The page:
“Apparently Deliberate”

It is a great tragedy that a UN monitoring base in southern Lebanon was struck by the Israeli Air Force killing four UN “peacekeepers” inside (the term is a bit of a misnomer seeing as they have long been an impotent presence in the middle of a war zone). Within hours, Secretary General Kofi Annan called for an investigation into the “apparently deliberate targeting” of the UN observer force. I can understand Annan’s rage and the need to protect the sanctity of the blue helmet mystique. But his comments are a good bit premature, as they came before the smoke had even cleared over the bomb sight. Olmert, to his credit, expressed his remorse for the incident and promised a full and public investigation into how it came about.

But how to explain Kofi’s rash negative judgment against Israel?

He has long been calling for an immediate, unconditional cease-fire between parties and it must be frustrating to have that plea fall on deaf ears. And Israel, who is bringing most of the firepower to the battlefield, could do a great deal to de-escalate hostilities if they felt that was in their interest. True enough.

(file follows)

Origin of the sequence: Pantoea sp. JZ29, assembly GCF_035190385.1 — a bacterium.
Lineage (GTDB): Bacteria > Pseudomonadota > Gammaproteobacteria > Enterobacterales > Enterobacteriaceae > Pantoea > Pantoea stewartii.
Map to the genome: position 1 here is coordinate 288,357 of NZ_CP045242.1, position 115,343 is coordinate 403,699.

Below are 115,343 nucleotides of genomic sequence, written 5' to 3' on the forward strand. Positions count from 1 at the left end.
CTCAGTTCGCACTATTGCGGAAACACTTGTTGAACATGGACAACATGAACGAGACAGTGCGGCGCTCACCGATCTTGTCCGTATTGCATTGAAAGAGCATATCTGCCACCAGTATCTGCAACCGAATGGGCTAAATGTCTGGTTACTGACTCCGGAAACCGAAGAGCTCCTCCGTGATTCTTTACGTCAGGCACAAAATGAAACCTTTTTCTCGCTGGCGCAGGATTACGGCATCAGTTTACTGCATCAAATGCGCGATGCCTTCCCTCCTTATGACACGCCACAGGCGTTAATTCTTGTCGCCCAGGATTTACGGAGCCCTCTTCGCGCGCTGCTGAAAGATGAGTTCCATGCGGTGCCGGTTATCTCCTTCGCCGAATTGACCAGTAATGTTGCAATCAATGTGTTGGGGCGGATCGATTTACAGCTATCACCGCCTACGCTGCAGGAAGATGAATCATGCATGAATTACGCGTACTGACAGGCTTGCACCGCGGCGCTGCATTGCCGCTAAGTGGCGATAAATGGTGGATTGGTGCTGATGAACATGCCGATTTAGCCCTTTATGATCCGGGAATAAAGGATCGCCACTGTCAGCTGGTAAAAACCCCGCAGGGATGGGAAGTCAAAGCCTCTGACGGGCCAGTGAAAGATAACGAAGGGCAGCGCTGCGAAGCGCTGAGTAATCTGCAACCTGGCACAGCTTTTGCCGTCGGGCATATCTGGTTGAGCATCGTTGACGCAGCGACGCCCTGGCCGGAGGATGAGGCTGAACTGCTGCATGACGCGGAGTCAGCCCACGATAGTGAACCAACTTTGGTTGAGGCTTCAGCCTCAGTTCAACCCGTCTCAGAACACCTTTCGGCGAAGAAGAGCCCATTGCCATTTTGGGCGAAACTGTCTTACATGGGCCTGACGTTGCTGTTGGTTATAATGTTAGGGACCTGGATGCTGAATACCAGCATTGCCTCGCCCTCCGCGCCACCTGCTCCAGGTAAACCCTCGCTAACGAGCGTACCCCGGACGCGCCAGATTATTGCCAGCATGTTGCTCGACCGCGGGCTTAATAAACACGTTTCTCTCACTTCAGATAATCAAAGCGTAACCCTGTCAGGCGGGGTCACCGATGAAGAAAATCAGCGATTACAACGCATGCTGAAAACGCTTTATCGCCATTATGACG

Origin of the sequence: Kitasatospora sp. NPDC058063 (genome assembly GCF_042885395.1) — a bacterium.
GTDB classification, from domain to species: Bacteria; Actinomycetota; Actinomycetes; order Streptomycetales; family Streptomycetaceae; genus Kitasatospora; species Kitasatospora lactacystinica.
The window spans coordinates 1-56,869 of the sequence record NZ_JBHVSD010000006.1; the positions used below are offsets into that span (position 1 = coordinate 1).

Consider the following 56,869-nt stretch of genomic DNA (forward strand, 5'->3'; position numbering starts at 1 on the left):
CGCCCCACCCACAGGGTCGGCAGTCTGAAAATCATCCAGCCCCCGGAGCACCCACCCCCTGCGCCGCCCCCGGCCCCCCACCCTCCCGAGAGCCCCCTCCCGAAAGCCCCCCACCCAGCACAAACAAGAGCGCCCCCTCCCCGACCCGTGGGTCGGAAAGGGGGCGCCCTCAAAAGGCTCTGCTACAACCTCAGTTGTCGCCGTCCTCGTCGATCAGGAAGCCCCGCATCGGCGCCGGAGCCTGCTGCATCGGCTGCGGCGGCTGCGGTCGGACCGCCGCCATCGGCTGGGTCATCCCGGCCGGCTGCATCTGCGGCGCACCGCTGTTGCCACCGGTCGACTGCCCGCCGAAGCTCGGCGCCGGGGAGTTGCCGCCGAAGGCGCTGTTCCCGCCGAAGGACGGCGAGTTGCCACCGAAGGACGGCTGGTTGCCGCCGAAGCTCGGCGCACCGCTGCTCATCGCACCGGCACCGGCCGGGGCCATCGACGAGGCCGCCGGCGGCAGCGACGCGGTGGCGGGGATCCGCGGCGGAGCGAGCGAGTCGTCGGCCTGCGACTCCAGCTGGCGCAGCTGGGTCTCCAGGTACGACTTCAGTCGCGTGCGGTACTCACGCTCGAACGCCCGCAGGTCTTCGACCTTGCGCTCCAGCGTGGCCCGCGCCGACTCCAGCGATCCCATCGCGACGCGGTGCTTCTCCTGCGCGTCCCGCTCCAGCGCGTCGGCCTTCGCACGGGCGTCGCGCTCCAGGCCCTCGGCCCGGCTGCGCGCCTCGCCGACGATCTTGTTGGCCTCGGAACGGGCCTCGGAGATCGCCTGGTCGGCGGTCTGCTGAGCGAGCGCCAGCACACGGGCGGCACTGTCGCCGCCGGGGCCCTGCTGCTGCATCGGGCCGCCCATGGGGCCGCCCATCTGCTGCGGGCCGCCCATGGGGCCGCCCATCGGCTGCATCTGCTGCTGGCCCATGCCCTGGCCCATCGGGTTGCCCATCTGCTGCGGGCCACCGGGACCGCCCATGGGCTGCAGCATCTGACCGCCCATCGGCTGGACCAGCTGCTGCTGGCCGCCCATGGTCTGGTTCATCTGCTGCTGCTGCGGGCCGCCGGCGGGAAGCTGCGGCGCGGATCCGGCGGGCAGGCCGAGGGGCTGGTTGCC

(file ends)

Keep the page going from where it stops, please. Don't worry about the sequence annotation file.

But more than that I think Annan’s outlook is shaped by an abiding sense of neutrality. To be sure, neutrality has its place in world affairs. And perhaps it should always have a home in the Secretary General’s office. But in this case – a struggle between a democracy and terrorist organization whose very existence undermines the golden principle of state sovereignty that lies at the core of the UN mission – neutralism is a species of anti-Israelism. Because it depends on the belief that it does not matter who wins, if both sides are more or less in the wrong. Therefore, to my mind, neutrality is morally unsustainable.

But more than that, it distorts one’s thinking. “Staying above the struggle is not a spiritual triumph; it is a spiritual collapse,” wrote Leon Wieseltier many years ago (sorry, no link). “It represents a loss of interest in some of the most fundamental questions of human existence.”

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